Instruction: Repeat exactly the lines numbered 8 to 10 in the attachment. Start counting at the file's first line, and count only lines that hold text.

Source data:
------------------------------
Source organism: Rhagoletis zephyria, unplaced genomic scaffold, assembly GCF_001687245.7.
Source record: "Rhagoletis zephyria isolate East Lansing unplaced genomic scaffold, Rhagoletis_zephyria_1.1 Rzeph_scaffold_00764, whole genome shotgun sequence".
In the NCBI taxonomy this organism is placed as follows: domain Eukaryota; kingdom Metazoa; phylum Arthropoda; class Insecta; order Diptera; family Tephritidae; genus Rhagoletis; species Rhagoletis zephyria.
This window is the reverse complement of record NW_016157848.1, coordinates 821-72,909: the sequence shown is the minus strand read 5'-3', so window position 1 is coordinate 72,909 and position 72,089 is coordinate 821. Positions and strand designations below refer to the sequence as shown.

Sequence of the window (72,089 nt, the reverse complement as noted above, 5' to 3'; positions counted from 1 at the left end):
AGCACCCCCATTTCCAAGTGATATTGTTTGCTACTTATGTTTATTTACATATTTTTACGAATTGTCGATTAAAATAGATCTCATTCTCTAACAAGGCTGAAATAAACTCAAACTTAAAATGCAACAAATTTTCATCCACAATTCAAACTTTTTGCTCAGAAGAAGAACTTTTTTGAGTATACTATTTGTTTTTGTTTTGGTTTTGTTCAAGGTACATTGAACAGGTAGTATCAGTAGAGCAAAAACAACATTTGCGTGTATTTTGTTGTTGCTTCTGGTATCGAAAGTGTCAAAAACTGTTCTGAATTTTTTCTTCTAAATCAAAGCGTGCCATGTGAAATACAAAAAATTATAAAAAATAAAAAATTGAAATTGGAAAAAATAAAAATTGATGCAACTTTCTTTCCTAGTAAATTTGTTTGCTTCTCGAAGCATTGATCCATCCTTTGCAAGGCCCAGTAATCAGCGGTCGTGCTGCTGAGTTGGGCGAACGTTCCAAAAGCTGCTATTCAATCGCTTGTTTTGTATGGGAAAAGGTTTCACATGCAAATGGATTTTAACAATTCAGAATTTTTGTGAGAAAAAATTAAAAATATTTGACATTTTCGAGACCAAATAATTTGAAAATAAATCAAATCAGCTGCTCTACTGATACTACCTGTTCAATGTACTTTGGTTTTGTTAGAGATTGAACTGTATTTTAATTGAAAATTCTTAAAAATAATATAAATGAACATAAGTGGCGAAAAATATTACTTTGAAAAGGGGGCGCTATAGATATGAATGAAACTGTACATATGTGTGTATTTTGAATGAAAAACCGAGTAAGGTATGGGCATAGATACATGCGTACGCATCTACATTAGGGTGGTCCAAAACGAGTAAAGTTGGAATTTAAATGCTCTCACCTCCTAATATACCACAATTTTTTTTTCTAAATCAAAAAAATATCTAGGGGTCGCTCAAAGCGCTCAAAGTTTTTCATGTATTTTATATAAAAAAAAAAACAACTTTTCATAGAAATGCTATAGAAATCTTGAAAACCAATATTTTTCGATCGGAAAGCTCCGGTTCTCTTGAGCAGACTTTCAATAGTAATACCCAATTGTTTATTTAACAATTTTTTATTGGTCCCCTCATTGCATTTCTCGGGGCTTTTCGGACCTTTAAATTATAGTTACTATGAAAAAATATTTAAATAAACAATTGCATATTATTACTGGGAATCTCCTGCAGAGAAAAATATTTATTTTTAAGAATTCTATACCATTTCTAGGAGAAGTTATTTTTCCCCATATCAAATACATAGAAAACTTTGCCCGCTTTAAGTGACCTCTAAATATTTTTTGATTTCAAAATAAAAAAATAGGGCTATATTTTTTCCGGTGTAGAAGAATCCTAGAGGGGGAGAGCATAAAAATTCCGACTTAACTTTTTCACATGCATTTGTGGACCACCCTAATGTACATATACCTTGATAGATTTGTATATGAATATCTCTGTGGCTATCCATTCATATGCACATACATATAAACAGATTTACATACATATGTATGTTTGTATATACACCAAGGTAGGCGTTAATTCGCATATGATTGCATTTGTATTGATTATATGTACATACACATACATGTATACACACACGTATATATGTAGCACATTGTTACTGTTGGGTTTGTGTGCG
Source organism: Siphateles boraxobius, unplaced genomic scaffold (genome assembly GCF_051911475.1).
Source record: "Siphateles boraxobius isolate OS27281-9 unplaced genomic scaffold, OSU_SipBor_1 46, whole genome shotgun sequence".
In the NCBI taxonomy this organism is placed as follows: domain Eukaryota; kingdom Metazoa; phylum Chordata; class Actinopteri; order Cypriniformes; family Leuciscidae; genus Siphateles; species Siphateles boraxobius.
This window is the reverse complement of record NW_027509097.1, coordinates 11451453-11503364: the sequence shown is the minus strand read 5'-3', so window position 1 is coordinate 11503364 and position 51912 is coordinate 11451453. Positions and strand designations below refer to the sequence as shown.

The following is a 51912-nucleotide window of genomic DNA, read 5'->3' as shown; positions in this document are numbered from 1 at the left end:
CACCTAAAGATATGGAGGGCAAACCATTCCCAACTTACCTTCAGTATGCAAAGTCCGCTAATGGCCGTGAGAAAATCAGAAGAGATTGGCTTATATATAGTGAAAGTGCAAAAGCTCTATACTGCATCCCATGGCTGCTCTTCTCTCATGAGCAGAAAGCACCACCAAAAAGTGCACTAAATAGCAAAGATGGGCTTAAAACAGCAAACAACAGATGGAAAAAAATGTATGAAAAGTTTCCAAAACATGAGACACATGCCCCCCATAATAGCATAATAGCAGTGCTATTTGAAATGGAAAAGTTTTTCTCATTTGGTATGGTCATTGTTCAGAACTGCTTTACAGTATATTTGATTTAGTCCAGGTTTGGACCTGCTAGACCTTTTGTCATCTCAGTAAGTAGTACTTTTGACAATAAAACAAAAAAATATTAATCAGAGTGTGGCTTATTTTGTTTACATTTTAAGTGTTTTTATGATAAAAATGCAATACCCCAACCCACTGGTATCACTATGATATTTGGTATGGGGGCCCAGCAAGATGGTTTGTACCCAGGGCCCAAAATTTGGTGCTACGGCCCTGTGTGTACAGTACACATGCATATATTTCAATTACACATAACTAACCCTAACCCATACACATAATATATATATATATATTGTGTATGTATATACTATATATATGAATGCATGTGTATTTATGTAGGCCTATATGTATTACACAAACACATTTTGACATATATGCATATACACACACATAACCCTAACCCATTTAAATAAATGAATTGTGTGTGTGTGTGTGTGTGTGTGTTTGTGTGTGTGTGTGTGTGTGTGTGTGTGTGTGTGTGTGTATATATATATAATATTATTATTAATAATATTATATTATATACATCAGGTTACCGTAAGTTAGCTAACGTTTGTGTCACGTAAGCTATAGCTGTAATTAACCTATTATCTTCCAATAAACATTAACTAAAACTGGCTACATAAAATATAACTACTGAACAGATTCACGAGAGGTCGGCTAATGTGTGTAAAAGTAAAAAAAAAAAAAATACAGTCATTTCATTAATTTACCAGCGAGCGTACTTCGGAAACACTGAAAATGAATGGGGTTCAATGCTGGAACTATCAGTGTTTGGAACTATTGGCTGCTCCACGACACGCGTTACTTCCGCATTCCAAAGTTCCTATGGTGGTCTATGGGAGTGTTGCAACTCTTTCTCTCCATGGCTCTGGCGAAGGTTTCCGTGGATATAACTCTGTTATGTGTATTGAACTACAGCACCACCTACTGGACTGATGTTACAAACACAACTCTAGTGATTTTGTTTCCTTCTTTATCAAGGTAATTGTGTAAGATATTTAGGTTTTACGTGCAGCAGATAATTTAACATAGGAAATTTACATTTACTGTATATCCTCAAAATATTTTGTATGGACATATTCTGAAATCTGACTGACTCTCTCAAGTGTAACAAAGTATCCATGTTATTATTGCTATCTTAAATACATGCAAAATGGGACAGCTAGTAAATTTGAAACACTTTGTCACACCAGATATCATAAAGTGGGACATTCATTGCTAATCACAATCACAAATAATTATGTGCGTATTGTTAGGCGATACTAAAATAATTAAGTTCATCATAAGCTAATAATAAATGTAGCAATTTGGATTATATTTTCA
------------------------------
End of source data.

Source record: "Siphateles boraxobius isolate OS27281-9 unplaced genomic scaffold, OSU_SipBor_1 46, whole genome shotgun sequence".
In the NCBI taxonomy this organism is placed as follows: domain Eukaryota; kingdom Metazoa; phylum Chordata; class Actinopteri; order Cypriniformes; family Leuciscidae; genus Siphateles; species Siphateles boraxobius.
This window is the reverse complement of record NW_027509097.1, coordinates 11451453-11503364: the sequence shown is the minus strand read 5'-3', so window position 1 is coordinate 11503364 and position 51912 is coordinate 11451453. Positions and strand designations below refer to the sequence as shown.